- The Washington Times - Tuesday, July 15, 2008



Recently, I was invited to address a panel of international experts on human trafficking, organized by the Protection Project of the Johns Hopkins University School of Advanced International Studies, headed by Dr. Mohamed Y. Mattar. I was told I was invited on account of Greek legislation on human trafficking being a pioneering, model, legislation.

It is true that Greece has expanded great effort in confronting this modern form of slavery and human humiliation, an international practice which generates annual revenue of more than $12 billion, just below the illegal sale of drugs and guns. Greece has established a comprehensive National Plan of Action, which, among other things, has criminalized demand of services by trafficked persons, and expands resources to help reverse factors in victims’ home countries that made them vulnerable in the first place.

It is also true that this action plan and legislation, accompanied by public awareness campaigns, has helped national and local authorities pursue this practice in a much more comprehensive and effective manner.

Through it all, however, Greece has learned much from this experience and most of all it has learned to be humble in its approach. We have learned that this scourge, which affects and involves many countries, cannot be solved by any one country alone, regardless of the effort expended. This is a cross-border practice, one that imports and exports not only human beings, but viruses, diseases, drugs, arms, organized crime.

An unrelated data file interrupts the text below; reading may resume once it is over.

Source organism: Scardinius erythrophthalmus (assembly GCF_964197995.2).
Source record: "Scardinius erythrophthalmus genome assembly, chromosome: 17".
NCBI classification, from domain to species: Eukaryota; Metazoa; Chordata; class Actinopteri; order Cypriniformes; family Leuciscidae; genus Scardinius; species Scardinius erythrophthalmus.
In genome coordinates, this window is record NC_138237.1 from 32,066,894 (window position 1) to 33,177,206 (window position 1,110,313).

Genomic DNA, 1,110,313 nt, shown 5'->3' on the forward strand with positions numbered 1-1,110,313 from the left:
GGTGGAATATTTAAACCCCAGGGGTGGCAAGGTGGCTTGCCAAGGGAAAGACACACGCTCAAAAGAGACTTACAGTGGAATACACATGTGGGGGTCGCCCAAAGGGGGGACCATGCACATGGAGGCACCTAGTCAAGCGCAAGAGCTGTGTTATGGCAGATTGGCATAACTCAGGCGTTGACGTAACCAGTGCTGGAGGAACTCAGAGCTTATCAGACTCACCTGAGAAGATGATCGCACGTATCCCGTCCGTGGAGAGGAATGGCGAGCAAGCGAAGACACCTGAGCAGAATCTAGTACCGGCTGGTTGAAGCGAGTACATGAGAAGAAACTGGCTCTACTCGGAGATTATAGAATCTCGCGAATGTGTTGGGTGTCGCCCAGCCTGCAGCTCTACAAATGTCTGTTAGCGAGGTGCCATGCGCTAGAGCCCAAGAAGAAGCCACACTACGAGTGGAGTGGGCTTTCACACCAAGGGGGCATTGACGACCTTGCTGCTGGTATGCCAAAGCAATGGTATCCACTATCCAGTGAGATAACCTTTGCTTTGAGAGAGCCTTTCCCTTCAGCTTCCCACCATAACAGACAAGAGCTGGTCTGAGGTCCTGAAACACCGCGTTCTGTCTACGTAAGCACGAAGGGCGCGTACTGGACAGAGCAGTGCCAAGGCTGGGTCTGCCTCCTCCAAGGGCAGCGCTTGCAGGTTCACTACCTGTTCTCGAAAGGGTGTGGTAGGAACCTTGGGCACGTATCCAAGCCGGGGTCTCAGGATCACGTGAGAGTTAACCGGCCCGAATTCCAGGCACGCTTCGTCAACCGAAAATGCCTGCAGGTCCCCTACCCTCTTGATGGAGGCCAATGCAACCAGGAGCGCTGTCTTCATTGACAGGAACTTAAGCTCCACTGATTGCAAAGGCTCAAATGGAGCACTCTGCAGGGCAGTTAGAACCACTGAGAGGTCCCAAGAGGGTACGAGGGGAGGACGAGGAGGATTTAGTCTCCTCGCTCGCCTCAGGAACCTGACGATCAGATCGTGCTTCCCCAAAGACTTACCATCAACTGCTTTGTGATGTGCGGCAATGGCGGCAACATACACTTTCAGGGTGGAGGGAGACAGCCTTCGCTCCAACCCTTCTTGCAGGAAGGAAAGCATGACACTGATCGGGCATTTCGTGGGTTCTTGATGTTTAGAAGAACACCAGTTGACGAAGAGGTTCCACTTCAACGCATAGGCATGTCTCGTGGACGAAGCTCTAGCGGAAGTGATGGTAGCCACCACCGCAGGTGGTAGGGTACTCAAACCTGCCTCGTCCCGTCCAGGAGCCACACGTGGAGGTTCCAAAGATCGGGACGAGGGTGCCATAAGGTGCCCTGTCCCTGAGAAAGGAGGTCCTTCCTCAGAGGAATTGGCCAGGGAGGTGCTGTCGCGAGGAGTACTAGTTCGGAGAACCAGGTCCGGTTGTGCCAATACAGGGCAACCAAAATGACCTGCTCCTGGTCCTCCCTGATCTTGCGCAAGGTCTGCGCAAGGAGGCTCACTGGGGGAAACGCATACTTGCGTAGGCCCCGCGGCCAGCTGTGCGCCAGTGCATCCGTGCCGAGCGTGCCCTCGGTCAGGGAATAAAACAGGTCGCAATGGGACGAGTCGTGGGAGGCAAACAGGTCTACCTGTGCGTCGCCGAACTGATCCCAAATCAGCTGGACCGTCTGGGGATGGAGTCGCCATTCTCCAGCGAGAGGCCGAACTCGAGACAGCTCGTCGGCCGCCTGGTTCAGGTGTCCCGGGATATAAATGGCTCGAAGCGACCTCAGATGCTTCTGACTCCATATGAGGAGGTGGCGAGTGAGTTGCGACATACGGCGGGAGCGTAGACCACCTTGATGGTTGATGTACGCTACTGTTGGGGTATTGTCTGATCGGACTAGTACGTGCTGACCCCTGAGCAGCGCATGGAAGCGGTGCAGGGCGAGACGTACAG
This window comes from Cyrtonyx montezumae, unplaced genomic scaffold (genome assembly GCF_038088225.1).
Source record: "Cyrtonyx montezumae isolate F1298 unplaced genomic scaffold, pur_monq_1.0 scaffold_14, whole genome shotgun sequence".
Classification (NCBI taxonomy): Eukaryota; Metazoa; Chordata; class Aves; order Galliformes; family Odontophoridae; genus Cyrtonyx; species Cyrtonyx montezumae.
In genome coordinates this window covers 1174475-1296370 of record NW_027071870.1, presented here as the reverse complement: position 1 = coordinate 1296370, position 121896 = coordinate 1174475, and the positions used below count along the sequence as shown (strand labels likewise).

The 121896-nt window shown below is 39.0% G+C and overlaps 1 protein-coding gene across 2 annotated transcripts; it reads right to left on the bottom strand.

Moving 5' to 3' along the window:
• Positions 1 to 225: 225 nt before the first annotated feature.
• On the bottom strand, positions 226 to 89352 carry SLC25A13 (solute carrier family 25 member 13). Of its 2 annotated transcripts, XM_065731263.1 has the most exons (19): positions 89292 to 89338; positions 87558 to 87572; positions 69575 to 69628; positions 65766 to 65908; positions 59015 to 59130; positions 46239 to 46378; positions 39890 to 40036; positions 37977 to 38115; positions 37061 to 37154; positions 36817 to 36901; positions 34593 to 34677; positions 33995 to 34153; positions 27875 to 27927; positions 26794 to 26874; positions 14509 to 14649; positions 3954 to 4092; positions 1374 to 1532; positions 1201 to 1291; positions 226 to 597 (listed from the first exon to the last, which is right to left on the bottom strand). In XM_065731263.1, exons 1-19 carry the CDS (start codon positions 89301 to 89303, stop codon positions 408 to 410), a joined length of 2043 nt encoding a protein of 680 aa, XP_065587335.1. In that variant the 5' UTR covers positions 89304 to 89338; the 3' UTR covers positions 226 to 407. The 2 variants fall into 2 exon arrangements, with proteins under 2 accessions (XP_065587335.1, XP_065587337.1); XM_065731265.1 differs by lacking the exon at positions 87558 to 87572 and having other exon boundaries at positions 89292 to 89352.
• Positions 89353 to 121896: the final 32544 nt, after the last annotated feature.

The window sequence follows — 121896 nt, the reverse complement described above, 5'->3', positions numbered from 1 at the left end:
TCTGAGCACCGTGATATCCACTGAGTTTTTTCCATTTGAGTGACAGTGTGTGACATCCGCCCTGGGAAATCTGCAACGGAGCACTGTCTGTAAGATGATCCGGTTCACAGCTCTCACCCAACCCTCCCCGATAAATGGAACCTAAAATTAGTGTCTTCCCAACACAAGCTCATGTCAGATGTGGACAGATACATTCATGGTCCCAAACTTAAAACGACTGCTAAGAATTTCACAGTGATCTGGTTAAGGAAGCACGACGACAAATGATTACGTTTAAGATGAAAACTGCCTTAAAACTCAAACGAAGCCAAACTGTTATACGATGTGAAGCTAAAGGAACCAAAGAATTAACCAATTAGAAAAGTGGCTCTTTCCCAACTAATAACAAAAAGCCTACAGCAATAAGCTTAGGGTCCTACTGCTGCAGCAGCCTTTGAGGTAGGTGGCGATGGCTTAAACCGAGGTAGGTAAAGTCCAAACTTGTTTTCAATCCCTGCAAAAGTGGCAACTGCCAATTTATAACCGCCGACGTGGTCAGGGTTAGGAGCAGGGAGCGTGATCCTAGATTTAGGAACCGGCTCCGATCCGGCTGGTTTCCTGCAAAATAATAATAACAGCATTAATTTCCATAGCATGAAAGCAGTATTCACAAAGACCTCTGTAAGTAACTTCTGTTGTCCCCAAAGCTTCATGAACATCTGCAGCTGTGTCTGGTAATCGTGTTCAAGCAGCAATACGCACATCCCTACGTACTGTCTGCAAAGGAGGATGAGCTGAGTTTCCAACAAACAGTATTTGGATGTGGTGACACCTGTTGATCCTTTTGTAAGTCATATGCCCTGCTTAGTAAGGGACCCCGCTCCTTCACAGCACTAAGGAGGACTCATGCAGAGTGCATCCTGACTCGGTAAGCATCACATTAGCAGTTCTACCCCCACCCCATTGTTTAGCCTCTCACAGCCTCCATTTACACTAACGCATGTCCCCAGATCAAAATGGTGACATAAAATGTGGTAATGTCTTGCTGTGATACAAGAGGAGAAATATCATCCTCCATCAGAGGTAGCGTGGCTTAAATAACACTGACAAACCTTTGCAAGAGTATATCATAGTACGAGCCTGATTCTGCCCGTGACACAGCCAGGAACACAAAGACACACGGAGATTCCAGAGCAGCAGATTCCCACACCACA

We have learned that civil society must also be brought into the equation. Public awareness is imperative in identifying victims, in not tolerating demand. We have also learned that governments, nongovernmental organizations (NGOs) and international organizations must go beyond issuing resolutions to appease our conscience, organizing conferences in glamorous cities, building careers and conducting public relations campaigns.

Last but not least, we have learned it is not only the actual victims of human trafficking who pay the price, but a society, a country as a whole, as its core values rot and allow for the development of illegal, immoral, unhealthy practices and individuals.

An estimated 5.7 million children are involved in forms of forced labor or slavery. Of these, 1.8 million are victims of sexual exploitation. They are trafficked for forced labor, military conscription, domestic work, sale of organs, begging, and many other unthinkable practices; suffering children who are deprived of dignity, happiness and often grow up to become perpetrators themselves. In the meantime, a great number of seemingly respectable citizens in our midst partake in sex tourism and child pornography distribution through the Internet.

We, as citizens of the world, must not tolerate this, and must ensure that the world we leave behind for our children and our children’s children is free of this odious practice.

As a Greek who has learned from the classics that symmetry, harmony and “metron” are essential for a world continued, I am deeply disturbed by the lack of these qualities in our world today and that even the world’s children are not immune to the effects of that lack.

Alexandros P. Mallias is ambassador of Greece to the United States.



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